And together, although separated for most of the year, especially during the COVID-19 pandemic, they cultivated an environment that players — in some cases, kids — wanted to be a part of.
That environment helped convince Sergiño Dest, a then-18-year-old Ajax star from Almere, Netherlands, to take advantage of his American passport — which he held thanks to his dad — and commit his international future to the United States.
It helped convince Yunus Musah — who is, in his own words, “Black,” “African,” “American,” “Muslim,” “Italian,” “English,” “an immigrant” and “a citizen of the world” — to choose the U.S. over Ghana, Italy and England.
And this “brotherhood,” as players often call it, became even more powerful.
It is built on soccer, of course, on accountability and collective ambition. But it is also built on camaraderie, in team meal rooms, where iPhones go away and players learn about one another’s lives. It is built via pingpong and “Fortnite” and “Mario Kart”; via cards and fantasy football, via virtual-reality golf and actual golf.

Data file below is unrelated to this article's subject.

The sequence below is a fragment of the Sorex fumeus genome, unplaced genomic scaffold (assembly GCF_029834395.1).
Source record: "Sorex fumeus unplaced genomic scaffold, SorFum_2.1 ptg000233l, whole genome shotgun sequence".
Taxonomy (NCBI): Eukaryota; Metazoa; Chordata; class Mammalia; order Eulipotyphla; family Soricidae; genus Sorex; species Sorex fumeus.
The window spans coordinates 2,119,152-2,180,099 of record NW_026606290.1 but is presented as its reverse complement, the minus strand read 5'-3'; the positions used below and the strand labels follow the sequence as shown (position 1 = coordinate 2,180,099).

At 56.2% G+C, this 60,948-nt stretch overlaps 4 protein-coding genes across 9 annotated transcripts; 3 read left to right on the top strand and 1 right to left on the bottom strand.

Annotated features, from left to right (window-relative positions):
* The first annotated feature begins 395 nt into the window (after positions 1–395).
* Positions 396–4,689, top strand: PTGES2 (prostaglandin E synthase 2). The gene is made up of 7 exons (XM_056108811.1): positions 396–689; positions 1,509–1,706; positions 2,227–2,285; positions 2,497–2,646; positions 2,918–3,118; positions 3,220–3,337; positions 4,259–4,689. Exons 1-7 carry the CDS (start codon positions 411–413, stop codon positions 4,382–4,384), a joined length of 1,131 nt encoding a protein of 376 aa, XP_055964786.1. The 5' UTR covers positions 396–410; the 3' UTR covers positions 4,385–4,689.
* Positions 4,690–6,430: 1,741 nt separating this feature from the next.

It creates a culture that values every voice and makes everyone comfortable — which is exactly what’s so often absent at lower levels of the sport in the United States.
Why representation on the USMNT matters
Soccer is, in theory and often in practice, a wonderfully accessible, egalitarian, global game. But American soccer, for decades, hasn’t been. Its pay-to-play structure, when fused with centuries of systemic racism, erected economic, geographic and cultural barriers that have stymied millions of Black and brown kids.
Those barriers impeded minority representation at the highest levels, and fed the erroneous but understandable assumption that soccer is a white middle-class sport. “I played basketball [growing up], all my friends played other sports,” Hugh Roberts, a Black defender and veteran of second-tier pro leagues, told Yahoo Sports in 2020. “Subconsciously, you don’t even give soccer the attention, because there’s no people who look like you.”